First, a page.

Re: Legality of search bots
BOEY TAIK BOON <tbb_at_post1.com> WROTE:
> Is a search bot utility legal?
> This search bot is a utility that resides in the PC and
> does a composite search using the search results of
> other established search engines. However this utility
> only displays the results and links but does not grab
> and display the advertisement banner that would have
> appeared on the page of the search engine itself. That
> would deprive the advertiser who paid for the banner
> his due impression - am I correct?
In answer to your questions - yes and no.
I believe that search bot utilities are legal. I do not
believe that they are depriving advertisers if they do
not pick up advertisements on other sites. To the
contrary, I feel they should NOT pick up the ads for
the following reasons (note I am not a lawyer, but an
ad pro of 30 years):
1) Search bots gather information from publicly
accessed sources. A search engine examines other
websites and does not need an agreement to do so. The
search bot does the same, except through other search
engines. Therefore they should not need to "ask
permission" or sign an agreement with individual search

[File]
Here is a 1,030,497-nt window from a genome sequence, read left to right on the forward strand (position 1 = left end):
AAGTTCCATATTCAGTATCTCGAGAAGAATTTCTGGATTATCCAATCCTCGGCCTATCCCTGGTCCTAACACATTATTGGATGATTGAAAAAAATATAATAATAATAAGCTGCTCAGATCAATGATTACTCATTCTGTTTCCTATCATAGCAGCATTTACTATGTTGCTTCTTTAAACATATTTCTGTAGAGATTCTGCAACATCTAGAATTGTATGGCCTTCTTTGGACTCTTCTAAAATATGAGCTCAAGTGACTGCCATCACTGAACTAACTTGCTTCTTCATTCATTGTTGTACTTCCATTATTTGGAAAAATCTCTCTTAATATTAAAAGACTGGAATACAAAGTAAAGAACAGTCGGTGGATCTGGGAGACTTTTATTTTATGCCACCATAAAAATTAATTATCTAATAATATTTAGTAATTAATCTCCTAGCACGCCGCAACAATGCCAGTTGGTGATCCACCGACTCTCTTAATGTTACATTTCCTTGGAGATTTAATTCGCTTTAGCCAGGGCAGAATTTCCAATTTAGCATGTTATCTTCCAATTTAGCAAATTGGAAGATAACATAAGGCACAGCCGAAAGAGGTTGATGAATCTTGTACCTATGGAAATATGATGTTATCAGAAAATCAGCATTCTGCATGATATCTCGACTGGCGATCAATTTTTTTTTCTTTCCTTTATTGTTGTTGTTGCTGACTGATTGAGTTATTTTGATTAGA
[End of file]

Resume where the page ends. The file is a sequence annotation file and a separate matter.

2) When an advertiser buys advertising from Yahoo, e.g.
they are buying space and paying to advertise to
individuals who will come to the Yahoo site and search.
An Advertiser is not purchasing third party ad
viewership when they purchase an ad on a search engine
site. An Advertiser cannot rationally expect to
purchase viewership of ads on an unnamed third party
site without purchasing space directly from that site.
3) Technically a third party site could be in copyright
violation and/or possible trademark violation
reproducing ads/trademarks for which they have no
agreement with the advertiser.
4) The advertiser would unfairly get "free advertising"
through the third party site if their ads were shown
5) Lastly, the owner of the third party search bot site
would not get the benefits of payment for displaying
the ads, therefore hurting the owner and the
advertising industry as a whole.
If advertising is to propogate and survive on the
Internet, we must work out viable means of ad delivery.
In my professional opinion, banner ads are not the best
way to go and may prove themselves over time to be more
irritating than helpful, thus damaging
advertisers/products, not building awareness and sales.
(Most banner ads are irritating enough already -
ranking right up there with pop-up window ads).
Geri Konstantin, Principal
Stunz | Konstantin
Received on Sun May 28 2000 - 12:17:05 CDT
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